The Daily Postcard: Popping the Clutch, July 3rd

Where to begin? These are some crazy times. I am trying to balance family, the pains and repairs of home ownership, taking more hours at the money job and writing. Twenty years ago I would’ve killed to have these grown-up problems. Thirty something me would’ve been chomping at the bit to have work-for-hire gigs in independent comics and other publishing mediums. Thirty something me wrote umpteen million book reviews a week and scrambled for freelance journalism jobs. I was two years into a marriage that seemed about to peter out. (We just had our 25 the anniversary) ) I was a dad to a 1 year old daughter and a preteen daughter, finding my way in the local poetry scene. My buddies and I created some original theater and directed some repertory pieces. I gained weight terribly. By the time I reached forty, I weighed 235 pounds, heading down the road to Type 2 Diabetes. Now, at 53, I weigh between 160-165 pound. I am consistently losing weight in a healthy way through diet, exercise and medication. I’ve gone from 2X and 3X shirts to small shirts again. Is there a point to this tirade? No, not really. I’m just kickstarting my fingers into writing mode. I am trying to navigate past the fatigue from working extra human service job hours. I am so close to finishing a comics piece that might contain some of my best writing. Thirty something me is saying, “Blah, blah, my best writing…blah! blah! You always say that, Gooden.” Fifty-three year old me responds, “Kid, if you don’t aspire to make the next piece of writing or art your best each time, then don’t bother.” Thirty something year old me just flipped Fifty-three year old the bird.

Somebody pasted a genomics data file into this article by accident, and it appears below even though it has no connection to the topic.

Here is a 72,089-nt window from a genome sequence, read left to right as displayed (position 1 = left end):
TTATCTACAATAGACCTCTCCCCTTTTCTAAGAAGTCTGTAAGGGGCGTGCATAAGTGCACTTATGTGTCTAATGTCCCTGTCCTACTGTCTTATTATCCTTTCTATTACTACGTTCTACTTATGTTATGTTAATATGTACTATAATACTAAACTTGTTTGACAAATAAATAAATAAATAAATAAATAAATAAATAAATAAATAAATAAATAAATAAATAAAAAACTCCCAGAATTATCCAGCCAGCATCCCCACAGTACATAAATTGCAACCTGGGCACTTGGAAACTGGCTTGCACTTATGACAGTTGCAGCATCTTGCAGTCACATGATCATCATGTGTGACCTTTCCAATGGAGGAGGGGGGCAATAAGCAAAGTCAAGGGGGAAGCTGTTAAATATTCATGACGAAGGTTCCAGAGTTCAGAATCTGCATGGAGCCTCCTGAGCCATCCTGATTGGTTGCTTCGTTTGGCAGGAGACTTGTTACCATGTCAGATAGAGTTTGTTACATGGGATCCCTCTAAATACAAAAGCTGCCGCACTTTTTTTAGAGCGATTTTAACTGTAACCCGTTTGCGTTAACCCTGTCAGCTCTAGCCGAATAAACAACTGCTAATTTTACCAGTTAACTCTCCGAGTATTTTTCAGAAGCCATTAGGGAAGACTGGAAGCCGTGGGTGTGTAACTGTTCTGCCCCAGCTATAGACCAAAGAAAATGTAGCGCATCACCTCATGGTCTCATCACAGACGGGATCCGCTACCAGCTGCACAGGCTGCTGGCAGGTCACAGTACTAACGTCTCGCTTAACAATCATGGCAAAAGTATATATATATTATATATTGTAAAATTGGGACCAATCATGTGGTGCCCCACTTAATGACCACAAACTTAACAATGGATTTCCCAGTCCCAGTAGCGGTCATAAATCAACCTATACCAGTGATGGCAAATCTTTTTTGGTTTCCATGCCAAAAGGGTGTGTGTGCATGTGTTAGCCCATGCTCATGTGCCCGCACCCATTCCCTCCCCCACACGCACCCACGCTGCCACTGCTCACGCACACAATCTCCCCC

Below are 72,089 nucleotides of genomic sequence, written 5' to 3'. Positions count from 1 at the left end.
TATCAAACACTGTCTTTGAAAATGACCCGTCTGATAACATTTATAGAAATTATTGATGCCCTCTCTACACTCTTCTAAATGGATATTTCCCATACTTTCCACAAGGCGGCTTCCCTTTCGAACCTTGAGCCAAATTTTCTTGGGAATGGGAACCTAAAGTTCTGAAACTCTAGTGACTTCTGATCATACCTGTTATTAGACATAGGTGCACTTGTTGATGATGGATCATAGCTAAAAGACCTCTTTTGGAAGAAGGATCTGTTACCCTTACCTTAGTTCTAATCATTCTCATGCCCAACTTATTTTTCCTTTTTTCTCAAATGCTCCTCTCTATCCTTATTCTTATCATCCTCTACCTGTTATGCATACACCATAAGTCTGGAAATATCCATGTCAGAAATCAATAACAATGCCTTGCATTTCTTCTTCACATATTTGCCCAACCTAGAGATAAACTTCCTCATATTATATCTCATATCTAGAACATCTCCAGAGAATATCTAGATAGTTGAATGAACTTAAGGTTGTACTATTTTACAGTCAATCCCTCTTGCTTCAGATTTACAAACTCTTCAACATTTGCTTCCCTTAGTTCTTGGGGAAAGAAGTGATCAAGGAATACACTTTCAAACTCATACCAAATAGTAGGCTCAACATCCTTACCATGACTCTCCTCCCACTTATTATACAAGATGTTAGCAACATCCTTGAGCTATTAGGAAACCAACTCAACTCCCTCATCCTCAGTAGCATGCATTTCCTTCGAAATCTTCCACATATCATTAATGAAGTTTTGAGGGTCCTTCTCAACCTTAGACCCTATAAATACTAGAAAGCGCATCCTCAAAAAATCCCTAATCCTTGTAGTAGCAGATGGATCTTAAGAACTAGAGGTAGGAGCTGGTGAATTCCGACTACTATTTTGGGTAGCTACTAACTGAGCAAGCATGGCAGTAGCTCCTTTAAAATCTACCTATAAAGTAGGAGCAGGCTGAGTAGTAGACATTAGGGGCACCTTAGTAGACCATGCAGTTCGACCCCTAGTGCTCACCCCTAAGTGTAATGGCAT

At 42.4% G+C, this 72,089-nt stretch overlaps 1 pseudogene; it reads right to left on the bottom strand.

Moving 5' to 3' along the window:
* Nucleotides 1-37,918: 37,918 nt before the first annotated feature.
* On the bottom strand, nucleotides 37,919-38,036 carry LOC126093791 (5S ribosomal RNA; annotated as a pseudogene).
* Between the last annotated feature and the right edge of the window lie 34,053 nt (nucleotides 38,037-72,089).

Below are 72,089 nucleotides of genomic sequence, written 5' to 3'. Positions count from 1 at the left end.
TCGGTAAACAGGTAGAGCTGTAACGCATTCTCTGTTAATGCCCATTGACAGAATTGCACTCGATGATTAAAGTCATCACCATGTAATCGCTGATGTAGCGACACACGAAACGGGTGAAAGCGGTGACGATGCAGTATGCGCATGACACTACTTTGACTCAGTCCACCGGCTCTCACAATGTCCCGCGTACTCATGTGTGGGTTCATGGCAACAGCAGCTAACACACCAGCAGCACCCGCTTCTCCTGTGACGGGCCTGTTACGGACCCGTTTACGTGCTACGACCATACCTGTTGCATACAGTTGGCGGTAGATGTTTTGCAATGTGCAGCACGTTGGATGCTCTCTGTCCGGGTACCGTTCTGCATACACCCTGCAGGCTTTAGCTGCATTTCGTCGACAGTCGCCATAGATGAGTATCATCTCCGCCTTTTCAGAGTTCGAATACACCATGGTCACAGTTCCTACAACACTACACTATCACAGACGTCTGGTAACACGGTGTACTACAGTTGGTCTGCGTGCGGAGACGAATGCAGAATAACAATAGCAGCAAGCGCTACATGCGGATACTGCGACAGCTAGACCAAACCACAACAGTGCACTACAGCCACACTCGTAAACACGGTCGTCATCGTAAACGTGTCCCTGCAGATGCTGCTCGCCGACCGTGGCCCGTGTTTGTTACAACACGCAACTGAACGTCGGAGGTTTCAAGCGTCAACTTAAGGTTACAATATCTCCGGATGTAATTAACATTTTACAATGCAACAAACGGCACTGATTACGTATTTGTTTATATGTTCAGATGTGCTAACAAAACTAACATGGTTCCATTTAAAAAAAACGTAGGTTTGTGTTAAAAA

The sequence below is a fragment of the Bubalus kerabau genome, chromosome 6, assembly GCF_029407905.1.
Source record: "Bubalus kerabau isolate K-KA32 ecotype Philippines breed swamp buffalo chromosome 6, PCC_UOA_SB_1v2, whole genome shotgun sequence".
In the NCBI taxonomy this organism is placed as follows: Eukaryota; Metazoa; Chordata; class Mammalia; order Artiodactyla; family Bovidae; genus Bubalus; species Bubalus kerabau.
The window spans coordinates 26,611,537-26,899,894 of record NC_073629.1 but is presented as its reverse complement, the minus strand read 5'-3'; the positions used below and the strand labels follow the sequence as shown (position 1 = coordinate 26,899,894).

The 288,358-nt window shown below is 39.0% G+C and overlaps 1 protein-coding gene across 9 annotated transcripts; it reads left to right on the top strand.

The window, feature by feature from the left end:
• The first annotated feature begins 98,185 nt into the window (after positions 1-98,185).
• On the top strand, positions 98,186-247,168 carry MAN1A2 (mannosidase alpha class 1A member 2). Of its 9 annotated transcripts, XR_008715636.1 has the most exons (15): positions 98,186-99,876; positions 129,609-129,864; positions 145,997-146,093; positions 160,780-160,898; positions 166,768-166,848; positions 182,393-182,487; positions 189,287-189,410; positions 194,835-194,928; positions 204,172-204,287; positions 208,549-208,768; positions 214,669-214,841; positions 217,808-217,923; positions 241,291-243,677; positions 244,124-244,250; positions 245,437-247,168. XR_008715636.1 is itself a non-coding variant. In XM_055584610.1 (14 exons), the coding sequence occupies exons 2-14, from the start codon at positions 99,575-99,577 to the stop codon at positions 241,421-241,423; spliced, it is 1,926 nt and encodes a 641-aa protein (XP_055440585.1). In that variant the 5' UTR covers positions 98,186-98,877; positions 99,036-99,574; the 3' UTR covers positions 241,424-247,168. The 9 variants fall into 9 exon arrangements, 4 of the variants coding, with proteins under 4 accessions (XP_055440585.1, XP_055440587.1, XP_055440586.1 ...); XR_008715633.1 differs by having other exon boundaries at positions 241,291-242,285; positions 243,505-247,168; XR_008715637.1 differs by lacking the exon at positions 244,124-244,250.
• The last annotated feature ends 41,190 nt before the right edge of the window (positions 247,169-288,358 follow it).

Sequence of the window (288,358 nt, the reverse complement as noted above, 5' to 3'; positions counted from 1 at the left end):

The Daily Postcard: Review:
The Soprano, the Monster, and the Dragon Slayer: A Book of Poetry and Music

By Vashti Stopher Klein
Artwork Designs by Carol Collett

In the late great experimental composer John Cage’s Silence, Lectures and Writings he writes, “The emotions-love, mirth, the heroic, wonder, tranquility, fear, anger, sorrow, disgust- are in the audience.”

Vashti Stopher Klein might have adopted the above as s maxim when she created her book of poetry, lyrics and music, The Soprano, the Monster and the Dragon Slayer.

Reading her work and listening to her perform, it is obvious that she knows her audience’s essence. She knows and incorporates all things that make them–their triumphs and fallacies, their exultations and lowest denominators of behavior–their flawed, and as Warren Haynes from Government Mule sings, “beautifully broken”, humanity. In the epigraph of her book, she quotes Dylan Thomas:

“Poetry is what in a poem that makes you laugh, cry, prickle, be silent, makes your toe nails twinkle, makes you want to do this or that or nothing, makes you know that you are alone in the unknown world, that your bliss and suffering is forever shared and forever your own.”

Klein’s words, lyrics and voice make the reader’s toe nails twinkle. They also contain a bitter sweet and sad wisdom of life experience and heart wrenching spasms of love won, lost, denied and unrequited. She expresses this eloquently and brilliantly, encompassing all of her audience’s (to borrow a biological term) phenotypes. She shows this and comes full circle to the Thomas epigraph in the first five stanzas of her poem “Painted Pink Toenails” She writes:

Oh the promise of freshly Painted pink toenails!
But who will see them?
Only I.

Only I will relish their significance,
a symbol of youth,